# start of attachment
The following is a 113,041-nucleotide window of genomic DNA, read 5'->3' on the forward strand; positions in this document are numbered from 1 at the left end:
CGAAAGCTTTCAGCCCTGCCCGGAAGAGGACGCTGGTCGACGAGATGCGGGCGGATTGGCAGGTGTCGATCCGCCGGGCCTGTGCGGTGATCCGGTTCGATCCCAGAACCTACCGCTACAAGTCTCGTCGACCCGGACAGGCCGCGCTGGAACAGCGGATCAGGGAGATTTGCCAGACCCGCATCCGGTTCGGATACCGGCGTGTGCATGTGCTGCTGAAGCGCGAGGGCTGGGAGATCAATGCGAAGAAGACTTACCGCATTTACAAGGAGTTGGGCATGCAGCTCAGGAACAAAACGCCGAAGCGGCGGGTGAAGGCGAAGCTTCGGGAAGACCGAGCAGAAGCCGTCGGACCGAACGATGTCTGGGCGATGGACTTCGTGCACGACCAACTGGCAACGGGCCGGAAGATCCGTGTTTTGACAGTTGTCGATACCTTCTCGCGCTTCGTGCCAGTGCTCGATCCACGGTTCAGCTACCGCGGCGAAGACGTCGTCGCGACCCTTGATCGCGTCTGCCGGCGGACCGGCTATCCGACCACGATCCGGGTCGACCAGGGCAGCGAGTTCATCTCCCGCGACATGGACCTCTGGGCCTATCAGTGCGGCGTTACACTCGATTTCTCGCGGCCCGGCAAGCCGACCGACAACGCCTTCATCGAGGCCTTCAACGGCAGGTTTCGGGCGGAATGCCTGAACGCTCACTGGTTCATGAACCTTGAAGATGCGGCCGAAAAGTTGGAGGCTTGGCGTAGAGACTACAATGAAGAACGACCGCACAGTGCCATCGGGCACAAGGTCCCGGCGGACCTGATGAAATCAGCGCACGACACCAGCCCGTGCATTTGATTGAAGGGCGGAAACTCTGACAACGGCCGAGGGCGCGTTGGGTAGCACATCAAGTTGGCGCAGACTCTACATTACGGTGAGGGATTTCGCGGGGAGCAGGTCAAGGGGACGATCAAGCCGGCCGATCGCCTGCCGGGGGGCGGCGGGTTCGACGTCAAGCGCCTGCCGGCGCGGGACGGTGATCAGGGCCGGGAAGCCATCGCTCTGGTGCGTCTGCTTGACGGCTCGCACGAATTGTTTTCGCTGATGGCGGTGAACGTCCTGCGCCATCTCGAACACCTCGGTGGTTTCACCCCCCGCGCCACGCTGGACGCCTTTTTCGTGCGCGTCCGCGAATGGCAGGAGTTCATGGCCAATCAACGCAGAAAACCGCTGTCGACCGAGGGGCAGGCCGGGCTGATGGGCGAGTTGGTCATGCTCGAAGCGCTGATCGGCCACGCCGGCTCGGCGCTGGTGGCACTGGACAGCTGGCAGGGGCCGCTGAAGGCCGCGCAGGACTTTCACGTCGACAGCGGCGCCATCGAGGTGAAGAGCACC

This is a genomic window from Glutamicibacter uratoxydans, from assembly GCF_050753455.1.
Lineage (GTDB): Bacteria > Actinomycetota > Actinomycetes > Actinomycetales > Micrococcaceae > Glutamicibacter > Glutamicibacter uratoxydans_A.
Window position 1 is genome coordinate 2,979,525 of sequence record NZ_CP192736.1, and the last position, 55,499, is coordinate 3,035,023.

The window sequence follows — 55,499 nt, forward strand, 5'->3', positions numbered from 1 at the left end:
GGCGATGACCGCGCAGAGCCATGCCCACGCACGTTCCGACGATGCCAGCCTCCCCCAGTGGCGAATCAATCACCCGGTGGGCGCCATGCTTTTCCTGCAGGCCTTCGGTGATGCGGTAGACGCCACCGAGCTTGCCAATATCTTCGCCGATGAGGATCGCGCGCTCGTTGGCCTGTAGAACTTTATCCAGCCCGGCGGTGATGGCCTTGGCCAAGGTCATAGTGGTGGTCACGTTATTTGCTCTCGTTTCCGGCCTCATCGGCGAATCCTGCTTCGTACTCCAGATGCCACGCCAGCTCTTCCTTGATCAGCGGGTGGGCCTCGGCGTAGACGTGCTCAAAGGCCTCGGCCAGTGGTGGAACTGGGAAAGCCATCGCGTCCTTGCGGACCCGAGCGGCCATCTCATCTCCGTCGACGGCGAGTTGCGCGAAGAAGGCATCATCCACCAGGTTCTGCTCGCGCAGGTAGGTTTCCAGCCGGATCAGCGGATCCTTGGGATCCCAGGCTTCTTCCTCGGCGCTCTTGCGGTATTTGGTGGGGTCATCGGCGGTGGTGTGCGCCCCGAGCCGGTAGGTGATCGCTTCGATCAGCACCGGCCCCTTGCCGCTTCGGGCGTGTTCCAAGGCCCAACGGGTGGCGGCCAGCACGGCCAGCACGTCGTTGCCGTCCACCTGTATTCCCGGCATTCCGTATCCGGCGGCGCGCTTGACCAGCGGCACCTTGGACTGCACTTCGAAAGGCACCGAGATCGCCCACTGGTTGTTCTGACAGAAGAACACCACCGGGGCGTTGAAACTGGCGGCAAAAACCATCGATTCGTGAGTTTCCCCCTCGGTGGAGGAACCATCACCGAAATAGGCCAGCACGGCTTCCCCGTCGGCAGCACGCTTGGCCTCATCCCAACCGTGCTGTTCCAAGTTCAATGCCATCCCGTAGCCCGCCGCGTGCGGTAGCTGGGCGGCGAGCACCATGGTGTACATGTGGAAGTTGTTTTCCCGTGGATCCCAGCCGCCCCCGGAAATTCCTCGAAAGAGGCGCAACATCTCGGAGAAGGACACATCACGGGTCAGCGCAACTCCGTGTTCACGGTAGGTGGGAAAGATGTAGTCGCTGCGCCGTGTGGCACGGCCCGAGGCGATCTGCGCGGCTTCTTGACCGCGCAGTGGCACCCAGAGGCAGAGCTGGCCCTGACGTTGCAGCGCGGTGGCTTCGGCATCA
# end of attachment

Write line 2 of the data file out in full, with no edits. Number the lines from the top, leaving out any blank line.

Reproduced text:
CGAAAGCTTTCAGCCCTGCCCGGAAGAGGACGCTGGTCGACGAGATGCGGGCGGATTGGCAGGTGTCGATCCGCCGGGCCTGTGCGGTGATCCGGTTCGATCCCAGAACCTACCGCTACAAGTCTCGTCGACCCGGACAGGCCGCGCTGGAACAGCGGATCAGGGAGATTTGCCAGACCCGCATCCGGTTCGGATACCGGCGTGTGCATGTGCTGCTGAAGCGCGAGGGCTGGGAGATCAATGCGAAGAAGACTTACCGCATTTACAAGGAGTTGGGCATGCAGCTCAGGAACAAAACGCCGAAGCGGCGGGTGAAGGCGAAGCTTCGGGAAGACCGAGCAGAAGCCGTCGGACCGAACGATGTCTGGGCGATGGACTTCGTGCACGACCAACTGGCAACGGGCCGGAAGATCCGTGTTTTGACAGTTGTCGATACCTTCTCGCGCTTCGTGCCAGTGCTCGATCCACGGTTCAGCTACCGCGGCGAAGACGTCGTCGCGACCCTTGATCGCGTCTGCCGGCGGACCGGCTATCCGACCACGATCCGGGTCGACCAGGGCAGCGAGTTCATCTCCCGCGACATGGACCTCTGGGCCTATCAGTGCGGCGTTACACTCGATTTCTCGCGGCCCGGCAAGCCGACCGACAACGCCTTCATCGAGGCCTTCAACGGCAGGTTTCGGGCGGAATGCCTGAACGCTCACTGGTTCATGAACCTTGAAGATGCGGCCGAAAAGTTGGAGGCTTGGCGTAGAGACTACAATGAAGAACGACCGCACAGTGCCATCGGGCACAAGGTCCCGGCGGACCTGATGAAATCAGCGCACGACACCAGCCCGTGCATTTGATTGAAGGGCGGAAACTCTGACAACGGCCGAGGGCGCGTTGGGTAGCACATCAAGTTGGCGCAGACTCTACATTACGGTGAGGGATTTCGCGGGGAGCAGGTCAAGGGGACGATCAAGCCGGCCGATCGCCTGCCGGGGGGCGGCGGGTTCGACGTCAAGCGCCTGCCGGCGCGGGACGGTGATCAGGGCCGGGAAGCCATCGCTCTGGTGCGTCTGCTTGACGGCTCGCACGAATTGTTTTCGCTGATGGCGGTGAACGTCCTGCGCCATCTCGAACACCTCGGTGGTTTCACCCCCCGCGCCACGCTGGACGCCTTTTTCGTGCGCGTCCGCGAATGGCAGGAGTTCATGGCCAATCAACGCAGAAAACCGCTGTCGACCGAGGGGCAGGCCGGGCTGATGGGCGAGTTGGTCATGCTCGAAGCGCTGATCGGCCACGCCGGCTCGGCGCTGGTGGCACTGGACAGCTGGCAGGGGCCGCTGAAGGCCGCGCAGGACTTTCACGTCGACAGCGGCGCCATCGAGGTGAAGAGCACC